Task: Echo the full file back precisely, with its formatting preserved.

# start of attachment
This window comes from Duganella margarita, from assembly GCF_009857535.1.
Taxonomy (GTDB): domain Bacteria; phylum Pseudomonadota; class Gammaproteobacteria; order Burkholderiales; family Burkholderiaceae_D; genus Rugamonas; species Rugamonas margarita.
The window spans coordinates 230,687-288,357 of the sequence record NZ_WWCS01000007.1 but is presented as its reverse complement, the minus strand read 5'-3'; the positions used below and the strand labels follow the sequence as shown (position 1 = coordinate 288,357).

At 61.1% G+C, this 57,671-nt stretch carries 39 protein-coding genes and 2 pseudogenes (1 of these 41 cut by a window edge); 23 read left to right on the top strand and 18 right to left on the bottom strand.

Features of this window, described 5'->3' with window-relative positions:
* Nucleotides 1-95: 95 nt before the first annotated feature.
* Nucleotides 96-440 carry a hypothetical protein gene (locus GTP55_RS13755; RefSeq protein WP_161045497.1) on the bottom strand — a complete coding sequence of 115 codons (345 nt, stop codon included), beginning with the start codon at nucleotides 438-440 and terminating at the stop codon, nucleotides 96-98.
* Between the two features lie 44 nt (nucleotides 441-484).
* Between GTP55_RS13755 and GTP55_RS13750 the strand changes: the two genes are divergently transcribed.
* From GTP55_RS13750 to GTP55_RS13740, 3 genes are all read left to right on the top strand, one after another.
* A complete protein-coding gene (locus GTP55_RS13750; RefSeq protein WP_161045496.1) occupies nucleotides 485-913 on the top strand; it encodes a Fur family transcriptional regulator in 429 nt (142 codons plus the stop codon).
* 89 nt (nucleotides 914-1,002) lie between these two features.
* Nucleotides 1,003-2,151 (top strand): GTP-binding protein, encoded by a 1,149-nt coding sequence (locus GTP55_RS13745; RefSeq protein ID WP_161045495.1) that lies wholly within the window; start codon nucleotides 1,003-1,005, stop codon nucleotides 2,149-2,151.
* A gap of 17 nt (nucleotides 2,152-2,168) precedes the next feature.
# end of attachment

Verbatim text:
This window comes from Duganella margarita, from assembly GCF_009857535.1.
Taxonomy (GTDB): domain Bacteria; phylum Pseudomonadota; class Gammaproteobacteria; order Burkholderiales; family Burkholderiaceae_D; genus Rugamonas; species Rugamonas margarita.
The window spans coordinates 230,687-288,357 of the sequence record NZ_WWCS01000007.1 but is presented as its reverse complement, the minus strand read 5'-3'; the positions used below and the strand labels follow the sequence as shown (position 1 = coordinate 288,357).

At 61.1% G+C, this 57,671-nt stretch carries 39 protein-coding genes and 2 pseudogenes (1 of these 41 cut by a window edge); 23 read left to right on the top strand and 18 right to left on the bottom strand.

Features of this window, described 5'->3' with window-relative positions:
* Nucleotides 1-95: 95 nt before the first annotated feature.
* Nucleotides 96-440 carry a hypothetical protein gene (locus GTP55_RS13755; RefSeq protein WP_161045497.1) on the bottom strand — a complete coding sequence of 115 codons (345 nt, stop codon included), beginning with the start codon at nucleotides 438-440 and terminating at the stop codon, nucleotides 96-98.
* Between the two features lie 44 nt (nucleotides 441-484).
* Between GTP55_RS13755 and GTP55_RS13750 the strand changes: the two genes are divergently transcribed.
* From GTP55_RS13750 to GTP55_RS13740, 3 genes are all read left to right on the top strand, one after another.
* A complete protein-coding gene (locus GTP55_RS13750; RefSeq protein WP_161045496.1) occupies nucleotides 485-913 on the top strand; it encodes a Fur family transcriptional regulator in 429 nt (142 codons plus the stop codon).
* 89 nt (nucleotides 914-1,002) lie between these two features.
* Nucleotides 1,003-2,151 (top strand): GTP-binding protein, encoded by a 1,149-nt coding sequence (locus GTP55_RS13745; RefSeq protein ID WP_161045495.1) that lies wholly within the window; start codon nucleotides 1,003-1,005, stop codon nucleotides 2,149-2,151.
* A gap of 17 nt (nucleotides 2,152-2,168) precedes the next feature.